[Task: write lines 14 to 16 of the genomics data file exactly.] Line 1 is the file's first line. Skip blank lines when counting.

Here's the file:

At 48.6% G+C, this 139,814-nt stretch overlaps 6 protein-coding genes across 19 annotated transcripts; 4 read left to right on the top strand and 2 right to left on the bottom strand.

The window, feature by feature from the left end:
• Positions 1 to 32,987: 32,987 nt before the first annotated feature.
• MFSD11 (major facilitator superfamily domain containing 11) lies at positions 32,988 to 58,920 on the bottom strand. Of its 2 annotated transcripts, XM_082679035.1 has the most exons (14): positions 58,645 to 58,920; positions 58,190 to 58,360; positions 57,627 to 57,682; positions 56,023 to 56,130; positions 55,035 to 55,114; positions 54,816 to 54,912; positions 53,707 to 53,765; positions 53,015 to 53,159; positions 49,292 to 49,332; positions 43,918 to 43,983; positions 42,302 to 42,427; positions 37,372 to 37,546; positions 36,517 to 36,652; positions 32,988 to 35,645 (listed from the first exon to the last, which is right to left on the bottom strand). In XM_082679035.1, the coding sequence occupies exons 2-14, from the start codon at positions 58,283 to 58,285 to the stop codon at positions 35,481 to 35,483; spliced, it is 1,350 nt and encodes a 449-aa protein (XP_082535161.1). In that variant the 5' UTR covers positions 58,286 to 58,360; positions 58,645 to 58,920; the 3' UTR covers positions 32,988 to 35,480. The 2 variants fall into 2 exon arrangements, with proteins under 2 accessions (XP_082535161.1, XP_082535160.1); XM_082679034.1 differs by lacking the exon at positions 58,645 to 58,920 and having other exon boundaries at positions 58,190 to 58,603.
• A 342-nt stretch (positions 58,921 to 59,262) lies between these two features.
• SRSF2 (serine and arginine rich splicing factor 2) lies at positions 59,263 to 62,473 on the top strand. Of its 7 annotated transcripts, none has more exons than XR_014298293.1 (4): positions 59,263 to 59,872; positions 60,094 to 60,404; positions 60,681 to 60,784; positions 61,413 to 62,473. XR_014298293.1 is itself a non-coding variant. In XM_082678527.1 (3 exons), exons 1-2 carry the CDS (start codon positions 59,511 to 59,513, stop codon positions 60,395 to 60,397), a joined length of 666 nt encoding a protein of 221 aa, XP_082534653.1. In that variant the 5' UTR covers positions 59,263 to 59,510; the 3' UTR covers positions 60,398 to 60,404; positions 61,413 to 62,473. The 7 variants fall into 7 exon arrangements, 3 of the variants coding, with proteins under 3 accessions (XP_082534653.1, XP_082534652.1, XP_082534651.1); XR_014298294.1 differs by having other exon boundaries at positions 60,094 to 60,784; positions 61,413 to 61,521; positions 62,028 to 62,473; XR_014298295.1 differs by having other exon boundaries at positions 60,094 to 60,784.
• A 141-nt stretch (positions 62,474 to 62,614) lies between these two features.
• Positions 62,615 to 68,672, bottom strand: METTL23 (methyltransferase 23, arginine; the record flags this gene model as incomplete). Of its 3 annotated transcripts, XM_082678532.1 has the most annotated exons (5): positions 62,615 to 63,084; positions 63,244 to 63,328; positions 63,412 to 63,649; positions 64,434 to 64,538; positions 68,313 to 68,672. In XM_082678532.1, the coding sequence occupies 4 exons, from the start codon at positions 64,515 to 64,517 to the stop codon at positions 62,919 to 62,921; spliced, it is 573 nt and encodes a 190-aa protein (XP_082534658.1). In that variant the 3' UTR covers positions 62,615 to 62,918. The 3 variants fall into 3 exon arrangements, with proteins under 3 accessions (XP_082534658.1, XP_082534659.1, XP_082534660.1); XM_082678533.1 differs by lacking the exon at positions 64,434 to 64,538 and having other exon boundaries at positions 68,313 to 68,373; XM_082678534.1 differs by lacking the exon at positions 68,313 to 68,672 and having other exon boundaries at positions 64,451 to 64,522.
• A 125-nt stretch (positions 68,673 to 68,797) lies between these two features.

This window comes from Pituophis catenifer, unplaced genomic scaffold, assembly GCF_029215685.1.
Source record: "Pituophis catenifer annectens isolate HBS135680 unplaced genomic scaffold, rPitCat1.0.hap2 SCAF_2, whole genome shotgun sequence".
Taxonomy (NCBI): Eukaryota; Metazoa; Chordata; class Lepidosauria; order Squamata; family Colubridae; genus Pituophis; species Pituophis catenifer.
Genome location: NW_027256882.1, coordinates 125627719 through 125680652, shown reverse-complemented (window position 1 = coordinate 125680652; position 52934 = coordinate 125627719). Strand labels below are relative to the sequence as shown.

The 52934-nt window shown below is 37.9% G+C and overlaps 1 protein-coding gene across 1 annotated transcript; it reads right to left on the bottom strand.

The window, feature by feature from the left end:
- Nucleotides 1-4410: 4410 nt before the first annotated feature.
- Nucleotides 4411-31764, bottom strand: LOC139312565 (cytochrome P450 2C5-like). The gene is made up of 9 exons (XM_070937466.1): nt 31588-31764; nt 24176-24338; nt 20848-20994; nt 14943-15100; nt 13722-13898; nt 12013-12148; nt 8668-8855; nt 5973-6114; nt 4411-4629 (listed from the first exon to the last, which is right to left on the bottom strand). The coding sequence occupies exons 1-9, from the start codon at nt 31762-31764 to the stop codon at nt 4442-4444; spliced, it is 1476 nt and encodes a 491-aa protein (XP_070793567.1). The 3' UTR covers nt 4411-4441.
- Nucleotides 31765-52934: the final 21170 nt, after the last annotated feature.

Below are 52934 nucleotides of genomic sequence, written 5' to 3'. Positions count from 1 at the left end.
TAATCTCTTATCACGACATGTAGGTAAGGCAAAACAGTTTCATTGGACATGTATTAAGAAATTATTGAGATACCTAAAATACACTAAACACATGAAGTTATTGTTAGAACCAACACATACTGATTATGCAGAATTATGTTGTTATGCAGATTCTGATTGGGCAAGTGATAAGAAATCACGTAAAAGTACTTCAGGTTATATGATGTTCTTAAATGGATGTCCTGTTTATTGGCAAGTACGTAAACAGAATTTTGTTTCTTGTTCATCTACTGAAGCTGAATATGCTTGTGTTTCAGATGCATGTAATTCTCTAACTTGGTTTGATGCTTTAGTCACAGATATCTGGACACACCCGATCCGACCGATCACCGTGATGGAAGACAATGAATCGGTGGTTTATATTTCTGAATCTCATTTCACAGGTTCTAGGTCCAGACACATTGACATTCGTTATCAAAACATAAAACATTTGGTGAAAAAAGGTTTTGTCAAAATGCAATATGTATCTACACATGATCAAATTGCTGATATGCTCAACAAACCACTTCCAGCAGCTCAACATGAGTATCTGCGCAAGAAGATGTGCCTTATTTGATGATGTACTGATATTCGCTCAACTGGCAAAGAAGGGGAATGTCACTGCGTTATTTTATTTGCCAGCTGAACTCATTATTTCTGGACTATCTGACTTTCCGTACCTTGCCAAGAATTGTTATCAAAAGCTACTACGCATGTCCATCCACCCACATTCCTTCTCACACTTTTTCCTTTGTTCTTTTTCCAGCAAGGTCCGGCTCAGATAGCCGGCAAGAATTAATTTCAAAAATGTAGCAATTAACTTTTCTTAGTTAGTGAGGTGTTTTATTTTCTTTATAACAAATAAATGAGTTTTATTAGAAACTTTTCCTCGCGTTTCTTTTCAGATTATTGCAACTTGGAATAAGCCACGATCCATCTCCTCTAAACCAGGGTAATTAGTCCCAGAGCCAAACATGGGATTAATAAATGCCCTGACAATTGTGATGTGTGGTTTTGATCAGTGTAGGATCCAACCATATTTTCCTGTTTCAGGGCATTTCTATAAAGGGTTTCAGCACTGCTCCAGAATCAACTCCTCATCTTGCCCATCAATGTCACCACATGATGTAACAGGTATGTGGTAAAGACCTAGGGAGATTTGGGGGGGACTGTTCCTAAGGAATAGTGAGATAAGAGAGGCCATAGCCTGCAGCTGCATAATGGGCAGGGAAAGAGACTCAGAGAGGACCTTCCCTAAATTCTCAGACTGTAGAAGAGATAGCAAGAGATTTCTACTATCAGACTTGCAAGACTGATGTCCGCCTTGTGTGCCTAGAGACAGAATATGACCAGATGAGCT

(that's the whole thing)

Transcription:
The 52934-nt window shown below is 37.9% G+C and overlaps 1 protein-coding gene across 1 annotated transcript; it reads right to left on the bottom strand.

The window, feature by feature from the left end:
- Nucleotides 1-4410: 4410 nt before the first annotated feature.